Since the proliferation of the internet, we slip between worlds, convoluting what is real and what is contrived. Children born in the 70s and late 80s served as test subjects for this rift. Unless you had card-carrying members of the video game Gestapo as parents, formative interactions with technology involved triangles that discharged dashes, or Italian plumbers disappearing down wells. I suppose it may be difficult for someone born prior to this to understand, but some of us maintained an emotional curiosity for computer-generated worlds.

When I was a kid, I convinced myself the world was going to end by the year 2000. This was the result of flippant adult remarks in conjunction with a decade-long television campaign aimed at scaring the piss out of every sensitive crumb-cruncher in the world. Compound this with an awareness of serial killers, senseless wars and a breed of “bad people” who yearned to do something terrible to children that I could never quiet put my finger on, it’s astonishing that I didn’t grow to develop more complexes than those already acquired.

Lucky for me, escapism was only a game cartridge away. Video games were an aegis, a comfort best savored when you realized how small you are. Becoming a hero in a quest provided a sense of control that seemed unobtainable in the adult world, a childish rapture. I’m not trying to suggest that I spent my childhood within a fetal curl, but sometimes I needed a fiction in which I could participate, a shade to block the glare. At times, I even fiddled with the notion that my 8-bit adventures might induce an applicable bravery. As I grew, the outcomes of such whimsies were negligible. But when I was little, I felt that way.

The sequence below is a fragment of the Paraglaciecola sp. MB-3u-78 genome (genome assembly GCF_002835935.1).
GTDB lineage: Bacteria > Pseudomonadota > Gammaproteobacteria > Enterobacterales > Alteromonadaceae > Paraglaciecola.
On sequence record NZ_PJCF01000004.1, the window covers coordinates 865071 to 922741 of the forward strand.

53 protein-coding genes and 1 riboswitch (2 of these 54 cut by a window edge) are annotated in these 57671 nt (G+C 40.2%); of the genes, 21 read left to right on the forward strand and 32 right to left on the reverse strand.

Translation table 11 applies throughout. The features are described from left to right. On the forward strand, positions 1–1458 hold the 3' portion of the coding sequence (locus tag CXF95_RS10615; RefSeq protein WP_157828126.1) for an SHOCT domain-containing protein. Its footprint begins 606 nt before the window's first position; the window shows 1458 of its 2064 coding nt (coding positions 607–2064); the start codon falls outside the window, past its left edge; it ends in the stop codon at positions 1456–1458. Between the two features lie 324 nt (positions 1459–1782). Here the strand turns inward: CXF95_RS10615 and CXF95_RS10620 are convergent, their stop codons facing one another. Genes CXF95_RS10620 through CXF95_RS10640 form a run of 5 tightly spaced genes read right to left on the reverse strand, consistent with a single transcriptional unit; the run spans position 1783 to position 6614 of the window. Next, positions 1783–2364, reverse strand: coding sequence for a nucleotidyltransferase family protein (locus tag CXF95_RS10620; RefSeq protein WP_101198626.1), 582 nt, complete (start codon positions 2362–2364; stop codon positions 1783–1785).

Grownups cannot dodge mortal vulnerability, or hide from the tragedies of a tainted life. Self-forgetfulness is not an option. There are rights and wrongs in this world that we must address, explain and monitor. But our vigilance is also our amnesia. This is why I praise the efforts of the Soft Museum and its proprietors. They have restored an attention to a species of color and imagery that some might lose in a cynical haze. Their work is jaunty and impish, yet drenched in symbol and myth. And though their work may not be for everyone, it seems quite befitting for a generation that worships synthetic music and laser light.

Miscellaneous Theories on Time – Directed by Andre Ross

While grieving, reality abides by physics all its own. Memory becomes sense. Sense becomes time. Time becomes scene. Please take a moment to check out my latest short film. This film along with other work can be viewed by following the PORTFOLIO link above.

Rose Colony – Directed by Andre Ross

In film school you are constantly bombarded with questions pertaining to the subject matter of any given work. What’s the message? What are you trying to say here? Blah, blah, blah. This question is even more prevalent in the world of a documentary film. Be that as it may, I feel the best documentaries show the subject for what it is, without alluding to subtext or bias. With this in mind, understand that I did not make the following film to prove a point or plead a case. Agendas aside, I made “Rose Colony” simply to showcase an individual that I found interesting.

Enjoy.